May 22 2013 Latest news:
Monday, September 3, 2012
There’s not exactly much of a choice as yet, but Robert Snodgrass’s goal at White Hart Lane may well turn out to be the most important scored by City in their entire season.
Just imagine how things would now be looking if we’d lost 1-0 at Tottenham.
Promising performance, yes, but no end result, and we’d now be wondering whether the Canaries would actually be capable of picking up too many away points.
Especially when other new managers such as Steve Clarke and Michael Laudrup are already taking great strides towards the 40-point mark (although don’t forget that Wolves took seven points from their first three year ago and a lot of good that did them).
And the sniping between the supporters around me at White Hart Lane would now be really kicking off on message boards.
Now, though, our 36-game season is really under way.
Saturday was a fixture that would have been all to easy to decide to give a miss to this time around.
As away experiences go, the sides’ last meeting is on a par with 5-1 at Portman Road.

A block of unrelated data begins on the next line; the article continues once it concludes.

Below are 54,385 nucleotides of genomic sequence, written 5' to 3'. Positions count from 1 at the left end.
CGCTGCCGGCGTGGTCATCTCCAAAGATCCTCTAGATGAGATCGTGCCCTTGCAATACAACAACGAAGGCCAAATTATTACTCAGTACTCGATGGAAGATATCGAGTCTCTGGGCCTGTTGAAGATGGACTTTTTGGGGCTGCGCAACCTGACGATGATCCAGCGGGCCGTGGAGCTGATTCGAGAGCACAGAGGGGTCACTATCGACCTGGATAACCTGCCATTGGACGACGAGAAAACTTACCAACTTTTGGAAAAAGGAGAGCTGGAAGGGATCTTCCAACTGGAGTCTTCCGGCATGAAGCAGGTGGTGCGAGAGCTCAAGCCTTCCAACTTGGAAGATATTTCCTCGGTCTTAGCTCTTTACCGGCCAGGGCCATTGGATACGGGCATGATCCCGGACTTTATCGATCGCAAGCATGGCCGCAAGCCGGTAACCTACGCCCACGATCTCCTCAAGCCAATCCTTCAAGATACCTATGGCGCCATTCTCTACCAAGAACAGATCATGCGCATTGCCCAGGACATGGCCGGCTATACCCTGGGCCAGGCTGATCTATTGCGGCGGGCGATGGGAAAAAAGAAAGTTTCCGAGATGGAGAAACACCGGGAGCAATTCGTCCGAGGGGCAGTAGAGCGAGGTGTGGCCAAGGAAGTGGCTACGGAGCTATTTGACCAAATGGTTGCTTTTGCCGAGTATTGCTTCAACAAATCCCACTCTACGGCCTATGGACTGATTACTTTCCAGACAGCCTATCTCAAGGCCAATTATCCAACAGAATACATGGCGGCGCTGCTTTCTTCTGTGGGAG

So I have to say that I was expecting a pretty comfortable Tottenham victory on Saturday.
Not because I felt City’s display would have been as bad as the one at Fulham. Rather, that our Easter Monday victory would still be fresh in the mind to all in London N17, as would the way Spurs almost casually threw away two points at home to West Brom a week earlier.
And I can’t have been alone in this, judging by the way that tickets for White Hart Lane didn’t exactly fly off the Carrow Road box-office shelves.
Those present at Craven Cottage who didn’t make it to White Hart Lane would have been amazed by the difference.
The defence was solid and assured. The midfield pressed Spurs back, denying them possession for long spells.
Perhaps the only real cause for concern three games in is a return of only two goals, but if it wasn’t for an outstanding performance on Saturday from Brad Friedel we would have more.
In short, this was an away performance which was the trademark of Chris Hughton’s predecessor. It’s almost easy to become blasé about things, but had we come from behind like this at the start of the 2004/5 season we would be in absolute raptures about such a result.
Now it’s true that Tottenham minus van der Vaart and Modric equals not quite so daunting an opposition line-up as the one which cut City to pieces at Carrow Road last Christmas, but the visitors still had to work hard and stay focused to get anything out of Saturday.